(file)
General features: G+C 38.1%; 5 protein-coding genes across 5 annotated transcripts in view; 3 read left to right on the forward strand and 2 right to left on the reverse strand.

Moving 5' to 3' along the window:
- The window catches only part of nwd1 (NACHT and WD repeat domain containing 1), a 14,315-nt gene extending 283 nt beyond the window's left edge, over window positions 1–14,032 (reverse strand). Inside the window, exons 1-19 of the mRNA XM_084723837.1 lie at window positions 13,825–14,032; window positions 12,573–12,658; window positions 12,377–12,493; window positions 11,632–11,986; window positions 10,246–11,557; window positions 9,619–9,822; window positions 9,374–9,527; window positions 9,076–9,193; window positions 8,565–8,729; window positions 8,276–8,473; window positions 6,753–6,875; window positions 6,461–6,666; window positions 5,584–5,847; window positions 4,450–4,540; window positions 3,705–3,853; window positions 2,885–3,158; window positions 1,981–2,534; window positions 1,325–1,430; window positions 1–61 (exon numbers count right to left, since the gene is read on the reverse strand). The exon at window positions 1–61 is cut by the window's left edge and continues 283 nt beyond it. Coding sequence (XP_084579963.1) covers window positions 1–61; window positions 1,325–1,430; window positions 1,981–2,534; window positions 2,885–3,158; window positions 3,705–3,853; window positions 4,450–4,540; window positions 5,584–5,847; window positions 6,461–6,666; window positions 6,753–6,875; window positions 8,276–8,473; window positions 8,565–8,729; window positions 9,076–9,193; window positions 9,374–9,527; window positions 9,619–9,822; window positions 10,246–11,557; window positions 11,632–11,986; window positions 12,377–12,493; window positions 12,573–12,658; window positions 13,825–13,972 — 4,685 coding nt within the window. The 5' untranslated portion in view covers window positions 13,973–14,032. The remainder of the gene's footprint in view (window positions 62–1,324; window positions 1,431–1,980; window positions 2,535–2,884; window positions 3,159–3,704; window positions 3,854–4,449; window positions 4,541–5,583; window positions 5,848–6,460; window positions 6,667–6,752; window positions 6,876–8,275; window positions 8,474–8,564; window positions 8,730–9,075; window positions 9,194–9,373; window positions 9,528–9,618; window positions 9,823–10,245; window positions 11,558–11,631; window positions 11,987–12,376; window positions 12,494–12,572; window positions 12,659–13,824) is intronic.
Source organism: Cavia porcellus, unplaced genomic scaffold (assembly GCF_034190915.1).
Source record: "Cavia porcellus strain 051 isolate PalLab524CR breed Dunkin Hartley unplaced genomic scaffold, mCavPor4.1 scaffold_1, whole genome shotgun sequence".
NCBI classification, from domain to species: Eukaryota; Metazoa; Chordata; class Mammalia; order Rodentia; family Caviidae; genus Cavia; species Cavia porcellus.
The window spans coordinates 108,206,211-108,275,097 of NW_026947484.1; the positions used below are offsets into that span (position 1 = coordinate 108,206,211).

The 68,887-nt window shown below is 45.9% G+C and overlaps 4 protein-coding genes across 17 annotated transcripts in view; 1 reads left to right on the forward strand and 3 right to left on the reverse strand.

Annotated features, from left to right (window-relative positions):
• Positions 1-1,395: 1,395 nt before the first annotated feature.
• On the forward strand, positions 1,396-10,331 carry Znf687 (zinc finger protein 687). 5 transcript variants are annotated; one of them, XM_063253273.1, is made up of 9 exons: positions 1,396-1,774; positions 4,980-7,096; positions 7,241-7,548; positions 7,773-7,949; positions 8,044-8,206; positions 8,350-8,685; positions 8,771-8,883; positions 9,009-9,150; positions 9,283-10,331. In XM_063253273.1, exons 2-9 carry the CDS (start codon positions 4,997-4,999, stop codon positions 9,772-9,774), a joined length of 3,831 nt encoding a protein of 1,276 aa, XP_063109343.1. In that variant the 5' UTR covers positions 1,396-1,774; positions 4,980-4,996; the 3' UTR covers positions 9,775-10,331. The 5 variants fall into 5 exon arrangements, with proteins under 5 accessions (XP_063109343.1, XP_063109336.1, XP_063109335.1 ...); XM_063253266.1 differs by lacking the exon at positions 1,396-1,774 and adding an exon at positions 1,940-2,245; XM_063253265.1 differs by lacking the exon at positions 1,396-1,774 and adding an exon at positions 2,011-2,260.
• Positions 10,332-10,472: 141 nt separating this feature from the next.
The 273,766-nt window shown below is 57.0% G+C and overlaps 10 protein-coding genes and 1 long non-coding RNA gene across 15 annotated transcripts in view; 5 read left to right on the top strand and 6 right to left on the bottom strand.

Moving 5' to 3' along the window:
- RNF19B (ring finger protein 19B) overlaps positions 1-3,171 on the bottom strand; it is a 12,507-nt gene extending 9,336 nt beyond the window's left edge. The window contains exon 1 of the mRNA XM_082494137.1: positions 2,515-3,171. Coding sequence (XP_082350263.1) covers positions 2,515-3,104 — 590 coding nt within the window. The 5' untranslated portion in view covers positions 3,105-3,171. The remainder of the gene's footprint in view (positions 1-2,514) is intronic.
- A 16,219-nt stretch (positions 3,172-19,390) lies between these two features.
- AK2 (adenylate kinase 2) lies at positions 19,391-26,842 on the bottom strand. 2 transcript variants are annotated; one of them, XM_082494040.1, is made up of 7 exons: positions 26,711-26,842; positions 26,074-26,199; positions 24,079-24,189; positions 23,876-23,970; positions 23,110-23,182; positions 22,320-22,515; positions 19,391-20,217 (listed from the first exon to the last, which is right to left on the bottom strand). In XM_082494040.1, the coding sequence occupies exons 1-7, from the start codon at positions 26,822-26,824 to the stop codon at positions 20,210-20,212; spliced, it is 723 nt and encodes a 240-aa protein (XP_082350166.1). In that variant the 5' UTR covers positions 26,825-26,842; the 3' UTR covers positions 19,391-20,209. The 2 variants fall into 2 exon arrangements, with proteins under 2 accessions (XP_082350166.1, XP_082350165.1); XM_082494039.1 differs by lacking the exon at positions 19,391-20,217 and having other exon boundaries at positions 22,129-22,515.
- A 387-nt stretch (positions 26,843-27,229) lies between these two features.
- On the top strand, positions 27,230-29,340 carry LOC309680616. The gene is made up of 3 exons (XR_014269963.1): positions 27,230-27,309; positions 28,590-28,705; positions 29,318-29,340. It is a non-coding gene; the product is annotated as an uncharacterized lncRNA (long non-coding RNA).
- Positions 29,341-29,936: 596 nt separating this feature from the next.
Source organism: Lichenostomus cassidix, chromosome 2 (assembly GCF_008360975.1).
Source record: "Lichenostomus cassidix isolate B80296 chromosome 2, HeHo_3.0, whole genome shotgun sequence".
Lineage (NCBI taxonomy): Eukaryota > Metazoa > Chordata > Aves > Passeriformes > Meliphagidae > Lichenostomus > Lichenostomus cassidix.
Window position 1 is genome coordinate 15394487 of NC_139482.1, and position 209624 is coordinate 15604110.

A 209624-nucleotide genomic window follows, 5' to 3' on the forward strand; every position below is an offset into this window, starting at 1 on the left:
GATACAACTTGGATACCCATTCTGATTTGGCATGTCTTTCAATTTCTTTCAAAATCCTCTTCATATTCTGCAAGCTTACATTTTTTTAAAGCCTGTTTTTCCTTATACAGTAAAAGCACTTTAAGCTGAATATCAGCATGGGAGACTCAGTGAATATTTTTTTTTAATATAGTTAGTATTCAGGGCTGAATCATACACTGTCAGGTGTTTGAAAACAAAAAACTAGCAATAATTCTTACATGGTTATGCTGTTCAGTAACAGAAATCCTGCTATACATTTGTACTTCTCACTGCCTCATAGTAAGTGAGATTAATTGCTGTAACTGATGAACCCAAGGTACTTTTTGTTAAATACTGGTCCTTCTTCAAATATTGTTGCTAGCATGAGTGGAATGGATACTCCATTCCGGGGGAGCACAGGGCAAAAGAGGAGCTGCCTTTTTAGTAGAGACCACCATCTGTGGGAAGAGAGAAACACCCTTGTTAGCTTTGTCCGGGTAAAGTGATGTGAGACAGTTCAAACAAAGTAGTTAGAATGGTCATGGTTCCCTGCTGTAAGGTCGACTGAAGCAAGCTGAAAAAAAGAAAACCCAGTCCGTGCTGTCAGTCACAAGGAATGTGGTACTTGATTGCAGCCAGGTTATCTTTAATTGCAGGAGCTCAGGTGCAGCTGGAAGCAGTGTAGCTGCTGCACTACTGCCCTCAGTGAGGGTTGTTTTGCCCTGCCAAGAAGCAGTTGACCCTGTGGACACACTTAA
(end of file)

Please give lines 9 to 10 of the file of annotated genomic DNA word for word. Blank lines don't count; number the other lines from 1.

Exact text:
Annotated features, from left to right (window-relative positions):
• Positions 1-1,395: 1,395 nt before the first annotated feature.